Correspondence (Z.Y.), (C.J.L.)

In Brief

Expression of the Msi family of RNA-binding proteins is observed in intestinal stem cells and colorectal cancers. Li et al. demonstrate that Msi1 and Msi2 are functionally redundant oncoproteins that are required for colorectal cancer initiation and maintenance in a pathway parallel to b-catenin, where they drive mTORCI activation.

Accession Numbers



• Msi proteins function independently of ß-catenin to promote tumorigenesis

Li et al., 2015, Cell Reports 13, 2440-2455 ciossMark December 22, 2015 ©2015 The Authors

http://dx.d0i.0rg/l 0.1016/j.celrep.2015.11.022


Cell Reports


The Msi Family of RNA-Binding Proteins Function Redundantly as Intestinal Oncoproteins

Ning Li,113 Maryam Yousefi,9'13 Angela Nakauka-Ddamba,13 Fan Li,5 8 Lee Vandivier,59 Kimberly Parada,13 Dong-Hun Woo,13 Shan Wang,113 Ammar S. Naqvi,5 Shilpa Rao,6 John Tobias,6 Ryan J. Cedeno,913 Gerard Minuesa,3 Katz Y,2 Trevor S. Barlowe,3 Alexander Valvezan,910 Sheila Shankar,13 Raquel P. Deering,2 Peter S. Klein,91012 Shane T. Jensen,7 Michael G. Kharas,3 Brian D. Gregory,5 8 Zhengquan Yu,1* and Christopher J. Lengner4 9111213,* 1State Key Laboratories for Agrobiotechnology, College of Biological Sciences, China Agricultural University, Beijing 100194, China 2Broad Institute of Harvard and MIT, Cambridge, MA 02142, USA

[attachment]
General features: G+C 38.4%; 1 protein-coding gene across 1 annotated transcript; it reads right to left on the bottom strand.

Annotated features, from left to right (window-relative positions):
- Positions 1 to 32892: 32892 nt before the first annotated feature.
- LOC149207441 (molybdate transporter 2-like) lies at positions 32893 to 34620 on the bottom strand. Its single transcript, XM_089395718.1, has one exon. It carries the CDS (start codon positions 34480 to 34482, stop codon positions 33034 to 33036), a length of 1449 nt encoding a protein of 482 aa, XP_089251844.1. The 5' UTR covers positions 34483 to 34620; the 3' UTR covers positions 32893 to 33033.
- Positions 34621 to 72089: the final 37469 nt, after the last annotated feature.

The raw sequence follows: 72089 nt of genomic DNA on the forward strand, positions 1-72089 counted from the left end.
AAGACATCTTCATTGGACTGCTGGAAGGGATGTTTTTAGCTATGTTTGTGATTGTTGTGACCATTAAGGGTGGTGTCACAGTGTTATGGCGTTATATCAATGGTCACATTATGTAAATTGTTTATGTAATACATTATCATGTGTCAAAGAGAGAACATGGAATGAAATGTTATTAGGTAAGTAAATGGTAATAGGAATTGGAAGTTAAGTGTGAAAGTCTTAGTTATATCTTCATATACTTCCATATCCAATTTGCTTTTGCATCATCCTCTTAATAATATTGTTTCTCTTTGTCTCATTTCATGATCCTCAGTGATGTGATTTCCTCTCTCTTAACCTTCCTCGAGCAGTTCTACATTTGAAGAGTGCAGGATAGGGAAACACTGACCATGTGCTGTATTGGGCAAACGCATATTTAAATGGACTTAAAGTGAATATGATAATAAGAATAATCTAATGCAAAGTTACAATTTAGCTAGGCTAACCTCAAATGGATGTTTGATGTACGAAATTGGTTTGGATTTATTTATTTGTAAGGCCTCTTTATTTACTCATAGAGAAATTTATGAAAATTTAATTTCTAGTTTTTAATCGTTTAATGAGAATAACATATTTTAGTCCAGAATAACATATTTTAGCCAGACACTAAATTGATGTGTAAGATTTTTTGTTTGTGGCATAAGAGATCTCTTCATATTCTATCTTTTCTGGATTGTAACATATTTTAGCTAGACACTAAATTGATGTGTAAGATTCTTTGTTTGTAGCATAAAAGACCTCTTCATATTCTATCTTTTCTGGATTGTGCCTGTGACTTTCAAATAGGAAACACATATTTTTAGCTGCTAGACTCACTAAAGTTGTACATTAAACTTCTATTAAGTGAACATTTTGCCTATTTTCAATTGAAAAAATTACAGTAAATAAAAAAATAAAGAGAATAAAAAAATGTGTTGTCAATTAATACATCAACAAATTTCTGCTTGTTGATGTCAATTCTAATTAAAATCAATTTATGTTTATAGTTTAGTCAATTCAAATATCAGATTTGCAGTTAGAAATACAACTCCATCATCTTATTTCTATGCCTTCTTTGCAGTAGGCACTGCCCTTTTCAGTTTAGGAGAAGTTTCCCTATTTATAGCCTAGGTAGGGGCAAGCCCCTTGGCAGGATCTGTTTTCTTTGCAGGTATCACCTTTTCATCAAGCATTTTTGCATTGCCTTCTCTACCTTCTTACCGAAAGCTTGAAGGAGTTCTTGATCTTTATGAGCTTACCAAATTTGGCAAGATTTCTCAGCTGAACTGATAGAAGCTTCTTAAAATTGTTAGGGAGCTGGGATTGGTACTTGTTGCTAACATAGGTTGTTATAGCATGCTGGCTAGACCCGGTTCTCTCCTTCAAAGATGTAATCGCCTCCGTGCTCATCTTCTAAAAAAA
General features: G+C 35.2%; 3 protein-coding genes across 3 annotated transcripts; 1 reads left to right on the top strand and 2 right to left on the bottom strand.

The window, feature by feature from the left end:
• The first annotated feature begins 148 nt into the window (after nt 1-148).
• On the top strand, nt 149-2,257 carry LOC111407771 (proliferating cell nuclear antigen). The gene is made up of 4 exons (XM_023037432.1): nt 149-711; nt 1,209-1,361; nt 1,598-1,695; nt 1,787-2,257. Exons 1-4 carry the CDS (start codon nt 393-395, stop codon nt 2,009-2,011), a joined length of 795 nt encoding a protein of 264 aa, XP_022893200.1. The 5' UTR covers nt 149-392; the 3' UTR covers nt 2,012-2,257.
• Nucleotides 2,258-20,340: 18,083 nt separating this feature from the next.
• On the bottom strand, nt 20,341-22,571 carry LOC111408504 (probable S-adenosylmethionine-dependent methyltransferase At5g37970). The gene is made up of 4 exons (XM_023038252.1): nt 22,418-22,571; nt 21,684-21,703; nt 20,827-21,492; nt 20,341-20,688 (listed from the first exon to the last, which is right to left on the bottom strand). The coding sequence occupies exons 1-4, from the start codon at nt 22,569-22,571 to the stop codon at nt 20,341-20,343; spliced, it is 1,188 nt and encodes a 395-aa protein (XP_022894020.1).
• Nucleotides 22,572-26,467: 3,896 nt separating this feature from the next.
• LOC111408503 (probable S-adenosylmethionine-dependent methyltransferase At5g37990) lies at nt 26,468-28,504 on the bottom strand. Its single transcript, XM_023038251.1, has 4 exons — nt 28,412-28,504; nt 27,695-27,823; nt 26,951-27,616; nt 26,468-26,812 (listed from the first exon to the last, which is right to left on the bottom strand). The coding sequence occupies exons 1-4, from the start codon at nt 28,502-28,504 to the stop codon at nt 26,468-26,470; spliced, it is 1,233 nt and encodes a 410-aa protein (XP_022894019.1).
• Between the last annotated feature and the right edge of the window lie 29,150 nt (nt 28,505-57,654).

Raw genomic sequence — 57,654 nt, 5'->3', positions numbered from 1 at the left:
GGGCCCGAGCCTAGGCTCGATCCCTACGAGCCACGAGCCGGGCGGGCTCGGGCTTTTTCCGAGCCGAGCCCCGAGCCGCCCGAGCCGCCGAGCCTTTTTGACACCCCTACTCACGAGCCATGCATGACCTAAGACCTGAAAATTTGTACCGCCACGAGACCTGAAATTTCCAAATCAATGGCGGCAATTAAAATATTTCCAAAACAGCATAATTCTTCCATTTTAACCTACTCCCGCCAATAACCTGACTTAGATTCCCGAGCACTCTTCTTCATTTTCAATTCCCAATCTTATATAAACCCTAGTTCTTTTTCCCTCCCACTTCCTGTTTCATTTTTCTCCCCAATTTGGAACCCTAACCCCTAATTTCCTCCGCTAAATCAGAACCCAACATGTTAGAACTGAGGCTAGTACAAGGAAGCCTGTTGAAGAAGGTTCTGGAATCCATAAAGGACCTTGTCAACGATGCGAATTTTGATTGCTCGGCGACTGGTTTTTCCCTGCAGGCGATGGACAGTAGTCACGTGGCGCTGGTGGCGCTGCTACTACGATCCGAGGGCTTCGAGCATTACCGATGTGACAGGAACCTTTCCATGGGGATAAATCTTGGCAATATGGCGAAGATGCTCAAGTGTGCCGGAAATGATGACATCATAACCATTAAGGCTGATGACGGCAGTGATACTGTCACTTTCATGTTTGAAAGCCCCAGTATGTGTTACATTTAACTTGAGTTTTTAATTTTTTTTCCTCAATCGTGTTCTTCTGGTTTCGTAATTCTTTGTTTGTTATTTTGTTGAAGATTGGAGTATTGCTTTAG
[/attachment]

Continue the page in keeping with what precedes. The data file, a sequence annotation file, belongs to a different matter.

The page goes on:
3Molecular Pharmacology and Chemistry Program, Experimental Therapeutics Center and Center for Stem Cell Biology, Memorial

Sloan-Kettering Cancer Center, New York, NY 10065, USA

4Center for Molecular Studies in Digestive and Liver Diseases

5Department of Biology, School of Arts and Sciences

6PENN Molecular Profiling Facility

7Department of Statistics, The Wharton School

8Genomics and Computational Biology Graduate Program

9Cell and Molecular Biology Graduate Program

10Department of Medicine, School of Medicine

"Department of Cell and Developmental Biology, School of Medicine

12Institute for Regenerative Medicine